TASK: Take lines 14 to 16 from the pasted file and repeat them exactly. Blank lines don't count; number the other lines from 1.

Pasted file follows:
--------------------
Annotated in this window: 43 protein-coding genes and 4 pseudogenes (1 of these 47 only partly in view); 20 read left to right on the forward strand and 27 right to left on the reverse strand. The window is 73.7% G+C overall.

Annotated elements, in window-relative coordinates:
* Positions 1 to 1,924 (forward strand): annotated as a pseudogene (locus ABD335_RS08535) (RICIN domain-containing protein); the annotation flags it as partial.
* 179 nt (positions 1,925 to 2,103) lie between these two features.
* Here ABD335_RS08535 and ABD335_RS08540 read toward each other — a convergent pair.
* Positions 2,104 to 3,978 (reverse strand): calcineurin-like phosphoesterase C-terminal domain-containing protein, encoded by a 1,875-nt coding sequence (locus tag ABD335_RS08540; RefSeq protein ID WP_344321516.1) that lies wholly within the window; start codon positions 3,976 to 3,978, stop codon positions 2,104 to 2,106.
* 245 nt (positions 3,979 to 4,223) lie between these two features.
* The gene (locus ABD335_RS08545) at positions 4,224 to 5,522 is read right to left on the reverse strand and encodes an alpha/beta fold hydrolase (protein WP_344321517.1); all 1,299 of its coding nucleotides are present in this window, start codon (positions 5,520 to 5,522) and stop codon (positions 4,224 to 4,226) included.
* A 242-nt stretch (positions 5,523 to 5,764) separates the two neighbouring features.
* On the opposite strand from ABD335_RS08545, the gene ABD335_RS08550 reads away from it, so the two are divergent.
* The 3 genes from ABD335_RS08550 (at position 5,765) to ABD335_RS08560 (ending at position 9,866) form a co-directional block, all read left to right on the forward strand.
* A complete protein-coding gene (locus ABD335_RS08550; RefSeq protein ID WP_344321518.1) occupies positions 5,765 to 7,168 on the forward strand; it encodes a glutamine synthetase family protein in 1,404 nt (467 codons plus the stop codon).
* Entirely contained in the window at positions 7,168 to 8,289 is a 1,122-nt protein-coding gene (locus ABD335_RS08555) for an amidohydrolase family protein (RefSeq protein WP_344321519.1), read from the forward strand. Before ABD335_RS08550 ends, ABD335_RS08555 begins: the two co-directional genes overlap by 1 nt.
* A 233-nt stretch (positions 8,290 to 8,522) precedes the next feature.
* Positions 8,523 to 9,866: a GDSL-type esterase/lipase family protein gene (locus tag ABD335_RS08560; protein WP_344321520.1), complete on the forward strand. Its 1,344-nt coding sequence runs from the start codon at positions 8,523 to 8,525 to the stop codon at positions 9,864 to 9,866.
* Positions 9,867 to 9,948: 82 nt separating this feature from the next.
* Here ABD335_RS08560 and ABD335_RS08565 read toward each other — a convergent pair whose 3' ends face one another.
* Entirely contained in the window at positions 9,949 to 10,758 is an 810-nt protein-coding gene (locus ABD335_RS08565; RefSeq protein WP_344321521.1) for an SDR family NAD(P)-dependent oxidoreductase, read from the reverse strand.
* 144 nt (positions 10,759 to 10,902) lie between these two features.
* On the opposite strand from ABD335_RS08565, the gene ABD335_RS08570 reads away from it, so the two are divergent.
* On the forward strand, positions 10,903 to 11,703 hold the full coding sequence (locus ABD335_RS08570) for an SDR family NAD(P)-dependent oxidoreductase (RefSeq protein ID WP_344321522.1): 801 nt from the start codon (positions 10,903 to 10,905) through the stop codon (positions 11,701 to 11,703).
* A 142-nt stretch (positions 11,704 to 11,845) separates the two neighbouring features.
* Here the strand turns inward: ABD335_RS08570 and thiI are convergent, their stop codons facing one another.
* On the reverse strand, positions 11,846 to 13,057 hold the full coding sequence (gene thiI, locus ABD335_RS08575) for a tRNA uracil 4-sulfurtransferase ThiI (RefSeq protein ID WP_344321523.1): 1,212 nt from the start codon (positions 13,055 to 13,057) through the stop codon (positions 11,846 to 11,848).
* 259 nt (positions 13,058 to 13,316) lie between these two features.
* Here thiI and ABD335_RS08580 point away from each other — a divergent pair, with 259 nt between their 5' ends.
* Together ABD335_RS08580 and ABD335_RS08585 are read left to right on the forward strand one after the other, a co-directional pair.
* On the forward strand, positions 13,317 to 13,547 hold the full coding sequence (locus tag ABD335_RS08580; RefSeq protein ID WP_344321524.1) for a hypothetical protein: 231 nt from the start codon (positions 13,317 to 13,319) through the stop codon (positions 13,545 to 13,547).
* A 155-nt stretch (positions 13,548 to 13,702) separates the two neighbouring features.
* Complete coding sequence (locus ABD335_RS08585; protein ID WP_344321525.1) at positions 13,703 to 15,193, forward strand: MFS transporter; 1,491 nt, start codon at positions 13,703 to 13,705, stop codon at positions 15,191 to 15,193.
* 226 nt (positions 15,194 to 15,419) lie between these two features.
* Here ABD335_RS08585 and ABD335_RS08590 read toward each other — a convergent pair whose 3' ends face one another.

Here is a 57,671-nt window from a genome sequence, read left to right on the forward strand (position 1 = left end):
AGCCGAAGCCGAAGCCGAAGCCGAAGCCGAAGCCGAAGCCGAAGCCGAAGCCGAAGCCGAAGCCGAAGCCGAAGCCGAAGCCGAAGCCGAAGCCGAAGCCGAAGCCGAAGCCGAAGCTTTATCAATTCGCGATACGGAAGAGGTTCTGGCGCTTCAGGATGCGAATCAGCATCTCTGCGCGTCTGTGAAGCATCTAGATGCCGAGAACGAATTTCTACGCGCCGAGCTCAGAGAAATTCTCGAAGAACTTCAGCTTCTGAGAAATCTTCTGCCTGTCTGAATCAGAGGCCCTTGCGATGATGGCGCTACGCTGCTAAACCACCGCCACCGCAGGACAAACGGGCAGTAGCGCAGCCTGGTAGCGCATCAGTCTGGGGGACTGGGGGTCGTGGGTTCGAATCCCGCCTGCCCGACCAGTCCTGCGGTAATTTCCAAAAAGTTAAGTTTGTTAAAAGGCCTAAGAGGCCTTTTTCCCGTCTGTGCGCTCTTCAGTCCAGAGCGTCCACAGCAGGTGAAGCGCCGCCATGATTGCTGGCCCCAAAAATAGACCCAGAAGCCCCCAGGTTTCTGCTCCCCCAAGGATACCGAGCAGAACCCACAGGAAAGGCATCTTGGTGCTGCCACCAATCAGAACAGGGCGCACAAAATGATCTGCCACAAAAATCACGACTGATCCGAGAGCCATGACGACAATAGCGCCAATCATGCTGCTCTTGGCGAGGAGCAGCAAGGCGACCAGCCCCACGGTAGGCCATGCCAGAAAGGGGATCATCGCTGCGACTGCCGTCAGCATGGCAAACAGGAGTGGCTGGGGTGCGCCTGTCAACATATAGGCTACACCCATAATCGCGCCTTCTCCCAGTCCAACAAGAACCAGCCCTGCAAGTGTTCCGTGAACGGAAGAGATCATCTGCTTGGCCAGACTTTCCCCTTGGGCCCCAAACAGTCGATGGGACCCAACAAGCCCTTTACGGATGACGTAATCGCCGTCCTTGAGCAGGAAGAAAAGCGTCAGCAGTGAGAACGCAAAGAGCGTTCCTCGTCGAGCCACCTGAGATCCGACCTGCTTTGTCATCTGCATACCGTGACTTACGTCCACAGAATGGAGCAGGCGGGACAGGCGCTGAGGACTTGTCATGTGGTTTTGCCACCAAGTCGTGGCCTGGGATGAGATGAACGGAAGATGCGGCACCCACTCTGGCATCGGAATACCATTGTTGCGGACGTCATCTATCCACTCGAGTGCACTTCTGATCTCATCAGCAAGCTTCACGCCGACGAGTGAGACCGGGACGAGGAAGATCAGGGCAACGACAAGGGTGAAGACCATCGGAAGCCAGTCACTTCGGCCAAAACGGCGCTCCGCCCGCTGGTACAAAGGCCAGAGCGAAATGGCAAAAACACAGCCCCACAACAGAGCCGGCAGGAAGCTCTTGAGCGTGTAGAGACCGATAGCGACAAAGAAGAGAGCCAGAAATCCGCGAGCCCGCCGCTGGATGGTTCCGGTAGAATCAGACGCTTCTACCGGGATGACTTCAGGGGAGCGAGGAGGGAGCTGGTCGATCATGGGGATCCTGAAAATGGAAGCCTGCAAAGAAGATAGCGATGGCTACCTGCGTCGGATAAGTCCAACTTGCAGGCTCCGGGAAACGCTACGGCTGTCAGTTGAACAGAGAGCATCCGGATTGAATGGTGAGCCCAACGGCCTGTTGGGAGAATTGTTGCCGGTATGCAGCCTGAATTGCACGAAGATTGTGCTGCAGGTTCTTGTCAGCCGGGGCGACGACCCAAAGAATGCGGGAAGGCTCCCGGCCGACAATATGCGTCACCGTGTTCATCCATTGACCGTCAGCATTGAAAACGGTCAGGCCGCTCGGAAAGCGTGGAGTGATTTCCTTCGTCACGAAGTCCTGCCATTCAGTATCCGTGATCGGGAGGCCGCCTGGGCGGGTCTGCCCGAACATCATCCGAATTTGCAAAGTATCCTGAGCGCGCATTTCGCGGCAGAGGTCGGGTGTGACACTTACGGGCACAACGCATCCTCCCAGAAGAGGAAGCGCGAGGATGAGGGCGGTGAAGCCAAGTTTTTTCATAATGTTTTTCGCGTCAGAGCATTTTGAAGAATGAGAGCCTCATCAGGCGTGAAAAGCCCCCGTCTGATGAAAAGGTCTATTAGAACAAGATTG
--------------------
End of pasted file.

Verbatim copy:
* A 233-nt stretch (positions 8,290 to 8,522) precedes the next feature.
* Positions 8,523 to 9,866: a GDSL-type esterase/lipase family protein gene (locus tag ABD335_RS08560; protein WP_344321520.1), complete on the forward strand. Its 1,344-nt coding sequence runs from the start codon at positions 8,523 to 8,525 to the stop codon at positions 9,864 to 9,866.
* Positions 9,867 to 9,948: 82 nt separating this feature from the next.